10-Jul-2001 -- After completing our first confluence of the day -
52°N 105°W - we headed west along Highway 16 (also called the Yellowhead Highway, stretching from Winnipeg, Manitoba to the Pacific port of Prince Rupert, British Columbia). We were driving towards the town of Elstow and the second of three confluences we hoped to find today. On the way we saw several potash mines. We've included a photo of one of them. Potash is a nutrient essential for plant growth so most of it is used in fertilizers. Massive reserves of potash lie at depths greater than 1000 meters beneath much of southern Saskatchewan and account for 25% of the world's production. The mine in the photograph is 18 km from this confluence but there was another one just 4 km away.
As we drove along a grid road to take the potash mine photo we disturbed two badgers that were scurrying along the side of the road. The shy one ran off into tall grass in the ditch but one kept stopping to stare at us as if to scold us for disturbing the peace. The only other wild life we saw were gophers and birds - red winged black birds, gulls, ducks, crows and ravens. There were numerous hawks sitting on poles or fence posts while others were soaring overhead on the prairie breezes.
Back on the highway, we soon turned north onto a grid road 2 km east of Elstow. A drive 1.3 km. north and 275 meters east on another grid road brought us close to the confluence. Leaving our dog Max in the van we walked carefully through the crop for 190 meters to the spot. After taking the pictures in each direction and the GPS reading we headed back to the van to pose for pictures in the middle of the grid road.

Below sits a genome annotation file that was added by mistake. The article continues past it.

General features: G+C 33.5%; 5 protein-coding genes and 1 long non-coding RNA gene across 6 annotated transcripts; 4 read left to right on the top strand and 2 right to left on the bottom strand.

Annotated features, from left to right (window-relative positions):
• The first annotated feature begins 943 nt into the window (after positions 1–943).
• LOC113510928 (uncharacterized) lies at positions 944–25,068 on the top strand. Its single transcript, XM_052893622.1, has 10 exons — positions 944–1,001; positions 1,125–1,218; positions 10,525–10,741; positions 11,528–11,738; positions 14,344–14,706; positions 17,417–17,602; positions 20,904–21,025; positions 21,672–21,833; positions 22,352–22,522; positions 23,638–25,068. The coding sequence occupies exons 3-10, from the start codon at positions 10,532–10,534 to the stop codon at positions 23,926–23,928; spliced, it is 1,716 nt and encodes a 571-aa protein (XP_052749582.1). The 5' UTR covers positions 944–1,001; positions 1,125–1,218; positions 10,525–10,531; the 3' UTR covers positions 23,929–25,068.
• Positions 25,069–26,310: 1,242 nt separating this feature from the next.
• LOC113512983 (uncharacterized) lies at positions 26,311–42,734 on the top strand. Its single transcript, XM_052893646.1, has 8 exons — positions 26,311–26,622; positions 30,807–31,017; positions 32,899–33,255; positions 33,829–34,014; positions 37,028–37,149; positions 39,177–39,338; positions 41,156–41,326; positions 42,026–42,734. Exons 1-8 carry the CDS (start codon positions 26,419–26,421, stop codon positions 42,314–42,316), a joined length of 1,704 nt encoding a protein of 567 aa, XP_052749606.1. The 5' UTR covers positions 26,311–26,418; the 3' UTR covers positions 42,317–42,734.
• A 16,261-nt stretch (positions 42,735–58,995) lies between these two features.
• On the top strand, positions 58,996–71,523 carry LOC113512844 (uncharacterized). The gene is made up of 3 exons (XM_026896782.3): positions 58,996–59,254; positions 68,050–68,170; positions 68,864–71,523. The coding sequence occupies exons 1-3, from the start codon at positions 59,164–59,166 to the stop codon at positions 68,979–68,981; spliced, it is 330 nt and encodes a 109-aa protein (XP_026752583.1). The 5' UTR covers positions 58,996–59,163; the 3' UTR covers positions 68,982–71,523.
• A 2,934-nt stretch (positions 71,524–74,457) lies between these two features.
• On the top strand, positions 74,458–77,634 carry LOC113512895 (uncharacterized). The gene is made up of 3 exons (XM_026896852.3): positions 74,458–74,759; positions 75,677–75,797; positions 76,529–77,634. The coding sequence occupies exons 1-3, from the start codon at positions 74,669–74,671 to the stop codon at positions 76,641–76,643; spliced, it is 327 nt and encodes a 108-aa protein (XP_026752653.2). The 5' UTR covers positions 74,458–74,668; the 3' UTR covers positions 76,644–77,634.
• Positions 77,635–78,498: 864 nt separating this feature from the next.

Searching the area for photo opportunities we saw several boxes dotting the field 1.5 km east of the confluence. Some had colourful "tents" covering them. Looking through binoculars, Alan observed what looked like bees buzzing around and flying into the bottoms of the four hanging apparatuses in each box. We discovered later that these are shelters for leafcutting bees that pollinate alfalfa crops. Carolyn walked across the drought ridden, dry field to take photos of the boxes dotting the landscape. On the way back to the highway, about 700 meters south of the confluence, we stopped to take pictures of a dried up lake bed. The natural salt residue of the lake bed can be seen blowing up in clouds in the prairie breezes and rolling across the landscape. There was a distinct smell of sulphur in the air at the confluence probably caused by this blowing natural salt.
Back on Highway 16 we drove west towards the city of Saskatoon and our third confluence of the day,